After a prolonged absence, waves of Trojans distributed as Zipped email attachments have been showing up in our spam traps for a few weeks. The spam messages employ the same hackneyed shipping confirmation pretext as many previous iterations of this scam. This technique’s emergence as a common malware distribution method correlates with the emergence of Trojan-Downloader-Tacticlol.
The messages claim to come from various express shippers, including DHL, UPS, and FedEx, as well as one that may have originated in a malware guy’s imagination: Post Express. And even though the distribution method mimics those used by Tacticlol, the payloads haven’t been limited to that Trojan. This time around, the files belong to a wider variety of malware, including not only several new variants of Tacticlol but also Trojan-Downloader-Karagany, Trojan-Relayer-Highport, and SpyEye.
The Trojans’ icons look like Office documents or Acrobat PDFs, which serve to further convince victims that the file isn’t dangerous. The email attachments — Zip files with names such as tracking.zip, Post_Express_Label.zip or DHL_tracking.zip — aren’t dangerous unless you open the attachment, extract the Trojan, and execute it. But once you do, you’re in for a world of trouble.
For example, the Post Express Tacticlol sample immediately attempts to retrieve additional malware, including rogue antivirus installers, from the domain mialepromo.ru, using a totally-not-obvious-so-sneaky User-Agent string: Our_Agent.
The Trojan also downloads a Microsoft Word .doc file – a laughable “shipping invoice” that reads as if it had been designed by someone with a tenuous grip on reality. Signed “Director of the Department to send a parcel,” this so-called invoice supposedly provides details about the alleged shipment. Data, allegedly about each item in the shipment, includes the item’s weight, the “total weight” (of what, is not said), the “total weight” again (with a different number than the first total weight), the length (but not width or depth) of the package, and a number value for “quality” (which appears to be on a scale of from 6 to 463).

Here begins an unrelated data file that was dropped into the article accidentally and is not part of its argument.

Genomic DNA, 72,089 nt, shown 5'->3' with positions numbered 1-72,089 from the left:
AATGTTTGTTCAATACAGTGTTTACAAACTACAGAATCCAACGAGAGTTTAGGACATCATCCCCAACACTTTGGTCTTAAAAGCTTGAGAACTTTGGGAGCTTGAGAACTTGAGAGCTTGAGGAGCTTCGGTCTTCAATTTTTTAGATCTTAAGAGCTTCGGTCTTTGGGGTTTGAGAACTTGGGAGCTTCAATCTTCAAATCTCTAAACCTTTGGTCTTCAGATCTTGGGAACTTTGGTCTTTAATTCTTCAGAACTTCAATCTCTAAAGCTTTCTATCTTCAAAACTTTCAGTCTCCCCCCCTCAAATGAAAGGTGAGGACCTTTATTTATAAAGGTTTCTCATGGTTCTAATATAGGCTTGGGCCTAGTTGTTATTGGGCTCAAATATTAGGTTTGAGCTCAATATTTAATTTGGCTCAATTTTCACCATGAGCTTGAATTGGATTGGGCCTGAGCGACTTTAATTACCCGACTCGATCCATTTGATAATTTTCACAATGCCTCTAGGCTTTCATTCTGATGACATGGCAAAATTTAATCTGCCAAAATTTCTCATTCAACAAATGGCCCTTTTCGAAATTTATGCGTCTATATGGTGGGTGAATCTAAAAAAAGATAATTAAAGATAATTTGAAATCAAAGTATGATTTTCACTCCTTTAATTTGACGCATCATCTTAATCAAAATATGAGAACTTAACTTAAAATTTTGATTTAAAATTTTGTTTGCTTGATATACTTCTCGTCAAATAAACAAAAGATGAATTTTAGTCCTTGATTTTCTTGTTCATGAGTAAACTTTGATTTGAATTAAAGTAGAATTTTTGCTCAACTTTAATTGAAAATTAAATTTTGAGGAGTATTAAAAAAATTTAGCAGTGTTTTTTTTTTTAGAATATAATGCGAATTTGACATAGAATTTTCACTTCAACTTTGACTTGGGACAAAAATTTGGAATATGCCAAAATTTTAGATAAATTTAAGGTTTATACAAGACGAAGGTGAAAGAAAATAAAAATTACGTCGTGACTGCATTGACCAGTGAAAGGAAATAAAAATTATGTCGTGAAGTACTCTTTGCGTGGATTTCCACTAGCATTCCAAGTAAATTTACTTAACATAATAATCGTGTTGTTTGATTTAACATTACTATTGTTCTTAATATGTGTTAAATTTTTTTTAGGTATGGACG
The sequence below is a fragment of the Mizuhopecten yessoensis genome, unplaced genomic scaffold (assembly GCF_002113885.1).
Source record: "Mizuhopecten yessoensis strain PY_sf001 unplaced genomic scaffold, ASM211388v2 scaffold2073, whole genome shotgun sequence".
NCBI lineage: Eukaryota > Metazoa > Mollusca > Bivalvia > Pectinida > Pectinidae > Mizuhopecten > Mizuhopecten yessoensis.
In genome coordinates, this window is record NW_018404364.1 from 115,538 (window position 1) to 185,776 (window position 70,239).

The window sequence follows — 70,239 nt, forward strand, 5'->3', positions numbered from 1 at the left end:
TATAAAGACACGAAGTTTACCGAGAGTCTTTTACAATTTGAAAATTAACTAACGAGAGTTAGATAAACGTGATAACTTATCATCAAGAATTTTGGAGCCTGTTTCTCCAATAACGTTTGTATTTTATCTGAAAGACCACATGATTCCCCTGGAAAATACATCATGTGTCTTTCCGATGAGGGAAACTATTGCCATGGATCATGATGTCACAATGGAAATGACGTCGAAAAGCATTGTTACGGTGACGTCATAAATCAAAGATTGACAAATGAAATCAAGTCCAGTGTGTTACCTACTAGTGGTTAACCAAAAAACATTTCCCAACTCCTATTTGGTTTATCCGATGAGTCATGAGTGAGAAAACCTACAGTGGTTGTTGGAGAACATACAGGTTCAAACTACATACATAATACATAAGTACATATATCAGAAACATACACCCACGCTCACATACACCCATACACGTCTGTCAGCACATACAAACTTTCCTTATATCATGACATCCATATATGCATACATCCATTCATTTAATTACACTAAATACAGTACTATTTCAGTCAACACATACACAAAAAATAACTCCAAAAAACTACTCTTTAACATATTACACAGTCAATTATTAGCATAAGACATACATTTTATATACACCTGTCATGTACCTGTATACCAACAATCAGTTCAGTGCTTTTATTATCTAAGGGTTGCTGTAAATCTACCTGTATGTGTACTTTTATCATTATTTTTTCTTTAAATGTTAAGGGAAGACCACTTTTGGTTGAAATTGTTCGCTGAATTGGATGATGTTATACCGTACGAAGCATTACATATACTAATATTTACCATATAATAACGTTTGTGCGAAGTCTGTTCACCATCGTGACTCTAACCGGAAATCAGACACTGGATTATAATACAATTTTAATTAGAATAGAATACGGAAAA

The graphic designer to the criminals should try a little harder next time. Everyone knows weight times length, minus details, divided by quality equals total total weight. Clearly, quality is job 464 for these guys.
A different sample delivered by this same spam mechanism, a file we classify to Karagany, also comes dressed in a PDF document icon slightly different from the Tacticlol sample.
The installer drops a (legit) copy of the Microsoft HTML Application Host (or MSHTA) in “%appdata%AdobeAdobeUtil .exe” — with a space in the filename — and uses that tool to download its payload.
It also plants a duplicate of itself in two locations: in the same location where the Trojan was first executed, named err.log###### (where # can be any number); and in %appdata%AdobeAdobeUtil.exe.
Note the names of those domains at the bottom of the screenshot above, and then take a look at this record of the infected system’s network traffic when it infected the box then communicated with kusika911.ru.
I see what you did there.
The new Tacticlol samples share something else in common with previous generations, besides the distribution method: The Trojan always stores at least one command and control server address in the Windows registry. In this case, the key containing the data is HKCUSoftwareMSOLoad in the value labeled krnl_servers_list. Earlier iterations used to store this information in HKLMSoftwareClassesidid.
This FedEx.exe Tacticlol sample went straight to 188.8.131.52, from which it downloaded the 549.exe payload, above. Digging around a bit, I found a few more files stored on the server, all malicious.
New samples have been showing up regularly since early February. It seems the campaign hasn’t lost all its steam yet, so we’ll keep an eye on this one. Meanwhile, don’t immediately open the contents of zipped email attachments you weren’t expecting to receive. Call or check with the sender first, to make sure it’s legit.